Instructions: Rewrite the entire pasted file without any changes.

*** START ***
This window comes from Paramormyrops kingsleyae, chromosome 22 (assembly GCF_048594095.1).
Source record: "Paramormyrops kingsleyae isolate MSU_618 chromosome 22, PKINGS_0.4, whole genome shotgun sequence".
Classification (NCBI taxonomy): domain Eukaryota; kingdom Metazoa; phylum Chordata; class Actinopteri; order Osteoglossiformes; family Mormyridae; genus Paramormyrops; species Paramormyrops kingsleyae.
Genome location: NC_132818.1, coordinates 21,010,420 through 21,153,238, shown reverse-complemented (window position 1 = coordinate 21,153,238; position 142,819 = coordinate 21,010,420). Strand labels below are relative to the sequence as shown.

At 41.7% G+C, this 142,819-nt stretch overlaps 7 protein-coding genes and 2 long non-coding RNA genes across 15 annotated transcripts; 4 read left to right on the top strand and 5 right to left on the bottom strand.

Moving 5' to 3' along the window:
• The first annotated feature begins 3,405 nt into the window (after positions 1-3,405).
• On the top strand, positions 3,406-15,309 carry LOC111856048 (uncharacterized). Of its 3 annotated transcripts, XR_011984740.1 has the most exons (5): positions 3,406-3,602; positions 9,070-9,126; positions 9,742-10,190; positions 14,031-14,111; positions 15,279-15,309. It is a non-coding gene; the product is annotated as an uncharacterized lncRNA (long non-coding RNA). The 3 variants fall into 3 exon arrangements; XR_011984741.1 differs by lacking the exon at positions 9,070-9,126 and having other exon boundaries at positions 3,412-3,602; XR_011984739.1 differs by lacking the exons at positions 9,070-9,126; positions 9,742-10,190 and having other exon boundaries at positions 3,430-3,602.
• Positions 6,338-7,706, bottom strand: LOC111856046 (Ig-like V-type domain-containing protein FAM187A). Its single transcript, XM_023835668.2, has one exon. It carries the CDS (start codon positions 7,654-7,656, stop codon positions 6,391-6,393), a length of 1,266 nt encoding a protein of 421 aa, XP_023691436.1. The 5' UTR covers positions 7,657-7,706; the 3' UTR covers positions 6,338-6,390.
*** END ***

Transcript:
This window comes from Paramormyrops kingsleyae, chromosome 22 (assembly GCF_048594095.1).
Source record: "Paramormyrops kingsleyae isolate MSU_618 chromosome 22, PKINGS_0.4, whole genome shotgun sequence".
Classification (NCBI taxonomy): domain Eukaryota; kingdom Metazoa; phylum Chordata; class Actinopteri; order Osteoglossiformes; family Mormyridae; genus Paramormyrops; species Paramormyrops kingsleyae.
Genome location: NC_132818.1, coordinates 21,010,420 through 21,153,238, shown reverse-complemented (window position 1 = coordinate 21,153,238; position 142,819 = coordinate 21,010,420). Strand labels below are relative to the sequence as shown.

At 41.7% G+C, this 142,819-nt stretch overlaps 7 protein-coding genes and 2 long non-coding RNA genes across 15 annotated transcripts; 4 read left to right on the top strand and 5 right to left on the bottom strand.

Moving 5' to 3' along the window:
• The first annotated feature begins 3,405 nt into the window (after positions 1-3,405).
• On the top strand, positions 3,406-15,309 carry LOC111856048 (uncharacterized). Of its 3 annotated transcripts, XR_011984740.1 has the most exons (5): positions 3,406-3,602; positions 9,070-9,126; positions 9,742-10,190; positions 14,031-14,111; positions 15,279-15,309. It is a non-coding gene; the product is annotated as an uncharacterized lncRNA (long non-coding RNA). The 3 variants fall into 3 exon arrangements; XR_011984741.1 differs by lacking the exon at positions 9,070-9,126 and having other exon boundaries at positions 3,412-3,602; XR_011984739.1 differs by lacking the exons at positions 9,070-9,126; positions 9,742-10,190 and having other exon boundaries at positions 3,430-3,602.
• Positions 6,338-7,706, bottom strand: LOC111856046 (Ig-like V-type domain-containing protein FAM187A). Its single transcript, XM_023835668.2, has one exon. It carries the CDS (start codon positions 7,654-7,656, stop codon positions 6,391-6,393), a length of 1,266 nt encoding a protein of 421 aa, XP_023691436.1. The 5' UTR covers positions 7,657-7,706; the 3' UTR covers positions 6,338-6,390.